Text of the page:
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Maximize Your Credit Card Rewards

By: Joe Kenny

For credit card companies, acquiring customers is big business, and most cards today offer some kind of incentive for running up the charges on your plastic. If you're not careful, and use your card at will just to collect a few measly points, you could get stung. But by following a few simple rules, you can turn the tables on the credit cards companies and use that “rewards" card to your advantage.

What to choose?
Most likely, your mailbox is full of pre-approved offers for new and exciting credit cards. In fact, in 2005 over 6 billion unsolicited credit card applications were mailed. The average person received approximately 72 offers. If you're in the market for a new card, it's important to weigh your options carefully. Most credit cards today offer some kind of rewards, but which one is right for you?

Take a look at your lifestyle and spending habits. Would you benefit from a points-based rewards card, an air mileage card, or one that offers cash back on purchases? Points-based cards usually give you one point for every dollar charged. When you accumulate enough, the credit card company will usually have a shopping portal set up, where you can redeem your points on a variety of products (e.g., electronics, gas cards, travel, etc.).

Problem is, most items in the catalogue are ludicrously overpriced, though it's better than nothing. Air mileage cards offer great benefits to the frequent flier, but in today's airline industry, who's to say how much fees will be raised by the time you're ready to redeem? With cash back cards, there's most likely a set amount you'll need to charge annually before you reap any benefits, so make sure you read the fine print before you sign up.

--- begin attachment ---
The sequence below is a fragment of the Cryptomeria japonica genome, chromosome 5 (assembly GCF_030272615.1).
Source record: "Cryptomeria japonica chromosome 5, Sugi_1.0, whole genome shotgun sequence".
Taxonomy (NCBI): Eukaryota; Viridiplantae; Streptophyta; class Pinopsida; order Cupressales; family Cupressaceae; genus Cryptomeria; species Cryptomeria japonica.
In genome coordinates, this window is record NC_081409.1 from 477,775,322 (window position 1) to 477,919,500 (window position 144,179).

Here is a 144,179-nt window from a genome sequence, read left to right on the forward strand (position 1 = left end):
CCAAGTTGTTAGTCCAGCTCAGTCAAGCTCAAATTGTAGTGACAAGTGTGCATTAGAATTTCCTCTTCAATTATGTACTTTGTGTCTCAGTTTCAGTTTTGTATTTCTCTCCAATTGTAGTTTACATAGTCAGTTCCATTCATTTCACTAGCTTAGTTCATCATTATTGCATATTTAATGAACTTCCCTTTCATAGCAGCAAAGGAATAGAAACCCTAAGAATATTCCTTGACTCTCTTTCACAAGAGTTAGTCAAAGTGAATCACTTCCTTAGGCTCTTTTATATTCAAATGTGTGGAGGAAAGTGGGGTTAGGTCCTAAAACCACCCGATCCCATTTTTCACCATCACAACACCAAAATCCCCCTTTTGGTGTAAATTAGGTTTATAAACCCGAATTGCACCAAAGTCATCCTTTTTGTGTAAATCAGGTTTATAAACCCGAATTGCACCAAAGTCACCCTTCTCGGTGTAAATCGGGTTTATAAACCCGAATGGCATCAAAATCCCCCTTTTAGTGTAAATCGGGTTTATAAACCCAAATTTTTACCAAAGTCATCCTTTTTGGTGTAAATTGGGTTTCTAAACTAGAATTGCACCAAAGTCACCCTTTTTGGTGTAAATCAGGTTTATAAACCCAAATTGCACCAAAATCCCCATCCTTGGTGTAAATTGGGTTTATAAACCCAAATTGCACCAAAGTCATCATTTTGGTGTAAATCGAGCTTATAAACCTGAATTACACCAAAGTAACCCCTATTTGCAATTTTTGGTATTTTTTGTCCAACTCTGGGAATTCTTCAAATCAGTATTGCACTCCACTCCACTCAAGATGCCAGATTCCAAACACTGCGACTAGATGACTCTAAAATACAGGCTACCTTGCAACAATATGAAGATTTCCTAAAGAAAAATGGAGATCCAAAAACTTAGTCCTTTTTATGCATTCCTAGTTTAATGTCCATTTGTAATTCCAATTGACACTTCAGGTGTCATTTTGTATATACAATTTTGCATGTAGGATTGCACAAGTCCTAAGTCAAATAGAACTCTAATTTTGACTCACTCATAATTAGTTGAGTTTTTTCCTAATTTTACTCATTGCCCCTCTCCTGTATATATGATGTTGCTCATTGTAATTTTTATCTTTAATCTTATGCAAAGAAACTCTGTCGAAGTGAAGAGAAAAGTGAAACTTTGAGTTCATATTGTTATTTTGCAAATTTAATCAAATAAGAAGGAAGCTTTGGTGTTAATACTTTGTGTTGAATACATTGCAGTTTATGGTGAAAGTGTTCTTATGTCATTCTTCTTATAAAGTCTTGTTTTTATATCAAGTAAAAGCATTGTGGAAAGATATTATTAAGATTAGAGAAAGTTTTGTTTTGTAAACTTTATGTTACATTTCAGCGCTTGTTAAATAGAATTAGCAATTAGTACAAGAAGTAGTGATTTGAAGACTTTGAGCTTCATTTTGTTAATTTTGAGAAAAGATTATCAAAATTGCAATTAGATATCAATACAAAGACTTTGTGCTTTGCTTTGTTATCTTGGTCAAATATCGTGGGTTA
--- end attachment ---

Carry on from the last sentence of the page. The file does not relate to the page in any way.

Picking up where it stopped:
Take Advantage
Quite simply, offering incentive-laden cards are a way for credit card companies to get you to sign up. Rarely are the rewards worth the interest rates you'll pay if you carry a monthly balance. But therein lies the rub—pay off your credit card every month and put those rewards to work. Here's how: Charge as much as you can on your rewards card. We know, it goes against everything you were ever taught about using a credit card. Let us explain.

If your collectors allow it, charge every bill you have to your credit card instead of using a debit card or writing a check. Then, pay that balance off immediately to avoid incurring an interest fee. You'll collect big rewards points fast, and it'll be just like paying cash. Be disciplined about it though, even one month of letting those charges sit on your card can be a killer when the fee kicks in.

Another idea: instead of having separate credit card accounts for you and your spouse, ask for an increase in your credit limit and a companion card for one account. The more you both swipe the plastic, the quicker you'll accumulate rewards points.

Off the beaten path
As rewards cards have become more prevalent, credit card companies have come up with new incentives to make their cards more desirable to consumers. Many cards have a system that provides extra rewards points to customers who shop with certain vendors. Some will even offer coupons where you can save big shopping with certain companies while still earning extra points. It might take a little more effort, but it will certainly rack up the rewards points at a vigorous pace.

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About The Author, Joe Kenny

Joe Kenny writes for the Card Guide, a UK based credit card comparison site.

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